Drag fishing in the high seas has been an issue of concern for the marine ecologists for quite some time. The technique of dragging heavy fishing nets along the ocean floor to trap fish results in the destruction and harming of the fine marine ecological balance.
Drag fishing can result in damage to the sea mounts. These are mountain ranges on the ocean floor. These mounts are the habitat of rare corals, deep-sea sponges and plenty of other marine life.
They also are the source of food to many fishes. When heavy nets are dragged against them, they not only harm the mounts but also damage this delicate ecosystem.
The environmentalists’ concerns have now been addressed to some extent, thanks to the ecological deal that has been finalized between the various countries along the shores of the North Pacific Ocean.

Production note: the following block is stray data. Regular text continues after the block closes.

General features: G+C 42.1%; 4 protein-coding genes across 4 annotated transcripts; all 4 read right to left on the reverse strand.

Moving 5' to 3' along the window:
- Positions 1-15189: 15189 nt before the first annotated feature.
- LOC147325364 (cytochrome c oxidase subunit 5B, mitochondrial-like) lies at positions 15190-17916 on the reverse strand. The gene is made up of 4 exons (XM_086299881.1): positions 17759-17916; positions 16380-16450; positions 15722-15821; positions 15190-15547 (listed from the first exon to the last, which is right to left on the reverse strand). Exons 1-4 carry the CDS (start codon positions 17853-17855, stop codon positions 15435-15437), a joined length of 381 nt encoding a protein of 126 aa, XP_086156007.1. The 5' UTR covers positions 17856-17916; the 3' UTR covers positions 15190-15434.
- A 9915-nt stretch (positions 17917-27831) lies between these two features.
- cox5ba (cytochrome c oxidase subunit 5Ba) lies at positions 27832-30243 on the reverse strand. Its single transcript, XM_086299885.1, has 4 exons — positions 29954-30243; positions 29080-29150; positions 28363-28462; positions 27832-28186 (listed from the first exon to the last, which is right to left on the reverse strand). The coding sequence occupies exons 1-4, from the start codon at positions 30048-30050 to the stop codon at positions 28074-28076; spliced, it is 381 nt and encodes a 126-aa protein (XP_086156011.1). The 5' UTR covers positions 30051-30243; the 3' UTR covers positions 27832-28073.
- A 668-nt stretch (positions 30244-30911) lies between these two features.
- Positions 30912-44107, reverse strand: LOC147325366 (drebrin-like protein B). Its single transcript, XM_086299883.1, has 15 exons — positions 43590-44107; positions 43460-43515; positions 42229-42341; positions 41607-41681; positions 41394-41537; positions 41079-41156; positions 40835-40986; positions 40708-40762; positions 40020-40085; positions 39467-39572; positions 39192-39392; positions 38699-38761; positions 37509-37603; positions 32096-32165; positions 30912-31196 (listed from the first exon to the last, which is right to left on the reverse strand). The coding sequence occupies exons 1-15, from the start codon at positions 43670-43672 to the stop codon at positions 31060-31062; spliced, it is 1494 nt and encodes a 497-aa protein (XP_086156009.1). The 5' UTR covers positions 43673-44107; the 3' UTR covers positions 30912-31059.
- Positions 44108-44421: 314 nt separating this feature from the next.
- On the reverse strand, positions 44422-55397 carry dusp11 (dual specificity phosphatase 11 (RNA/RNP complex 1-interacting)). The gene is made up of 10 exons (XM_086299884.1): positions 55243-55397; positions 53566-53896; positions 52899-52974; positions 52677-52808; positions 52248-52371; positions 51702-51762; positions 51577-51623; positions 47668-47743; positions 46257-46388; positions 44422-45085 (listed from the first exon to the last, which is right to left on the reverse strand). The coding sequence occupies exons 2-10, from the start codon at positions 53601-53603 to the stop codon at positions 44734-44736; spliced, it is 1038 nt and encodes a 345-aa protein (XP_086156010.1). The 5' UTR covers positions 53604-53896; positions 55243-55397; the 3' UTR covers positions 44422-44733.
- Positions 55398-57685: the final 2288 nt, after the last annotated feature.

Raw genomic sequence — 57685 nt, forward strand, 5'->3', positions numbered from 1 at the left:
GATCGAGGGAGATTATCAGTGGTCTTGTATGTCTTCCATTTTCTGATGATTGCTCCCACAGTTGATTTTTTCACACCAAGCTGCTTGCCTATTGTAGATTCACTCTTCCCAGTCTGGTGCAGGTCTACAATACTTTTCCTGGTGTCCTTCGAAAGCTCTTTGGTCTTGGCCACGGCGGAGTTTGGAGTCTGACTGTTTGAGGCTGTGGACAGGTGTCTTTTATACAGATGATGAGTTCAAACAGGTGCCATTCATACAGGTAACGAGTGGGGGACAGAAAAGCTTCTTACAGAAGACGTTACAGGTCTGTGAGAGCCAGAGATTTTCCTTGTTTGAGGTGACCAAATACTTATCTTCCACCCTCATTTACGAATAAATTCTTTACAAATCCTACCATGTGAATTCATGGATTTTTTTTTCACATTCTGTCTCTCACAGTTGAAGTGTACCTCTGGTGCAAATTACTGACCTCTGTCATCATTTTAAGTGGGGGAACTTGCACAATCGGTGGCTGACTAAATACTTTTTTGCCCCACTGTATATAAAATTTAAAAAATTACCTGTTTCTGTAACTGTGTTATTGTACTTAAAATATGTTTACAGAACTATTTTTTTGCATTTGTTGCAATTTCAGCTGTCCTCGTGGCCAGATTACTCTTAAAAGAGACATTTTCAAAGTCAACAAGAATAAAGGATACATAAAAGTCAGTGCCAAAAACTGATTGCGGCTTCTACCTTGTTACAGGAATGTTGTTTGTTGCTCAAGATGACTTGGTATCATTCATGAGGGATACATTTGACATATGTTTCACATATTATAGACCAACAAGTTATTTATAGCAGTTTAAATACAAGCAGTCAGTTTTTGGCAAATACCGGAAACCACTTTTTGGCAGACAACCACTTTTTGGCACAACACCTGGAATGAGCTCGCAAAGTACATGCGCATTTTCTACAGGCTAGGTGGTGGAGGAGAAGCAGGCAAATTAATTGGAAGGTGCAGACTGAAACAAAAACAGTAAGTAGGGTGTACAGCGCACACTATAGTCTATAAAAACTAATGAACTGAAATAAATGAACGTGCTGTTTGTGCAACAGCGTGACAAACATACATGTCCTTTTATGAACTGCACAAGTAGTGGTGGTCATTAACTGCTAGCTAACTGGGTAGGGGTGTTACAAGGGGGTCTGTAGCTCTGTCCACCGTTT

This deal will protect about 16.1 million sq miles of the ocean floor from the destructive fishing practice known as bottom-trawl fishing.
This agreement advocates the formation of an organization to check the further expansion of trawl fishing. The agreement concerns the international waters from Alaska to Hawaii.
The agreement was finalized in Vancouver and the participating countries include Japan, South Korea, Russia, Canada, China and Taiwan after prolonged discussions that lasted for over 5 years.
The idea is to freeze the current footprint of trawl fishing to be able to control the damage. Until more eco-friendly fishing techniques are developed, the scientists will have plenty of time to study the fish stock and also work out a long term plan. Although steps are being taken to protect the ocean waters, there is plenty of unprotected area that is of concern to the environmentalists.
Drag fishing results in universal damage as they trap species other than individual species being fished. With depletion of fish stock near the shore lines, industrial fishing has now moved on to deeper and higher seas, thus increasing their area of damage.
It now remains to be seen if this agreement will be given teeth in the form of power that helps to enforce the restrictions agreed on by the pacific countries. Despite the agreement, the unprotected waters which cover an area of 5.1 million sq miles remain a matter of concern.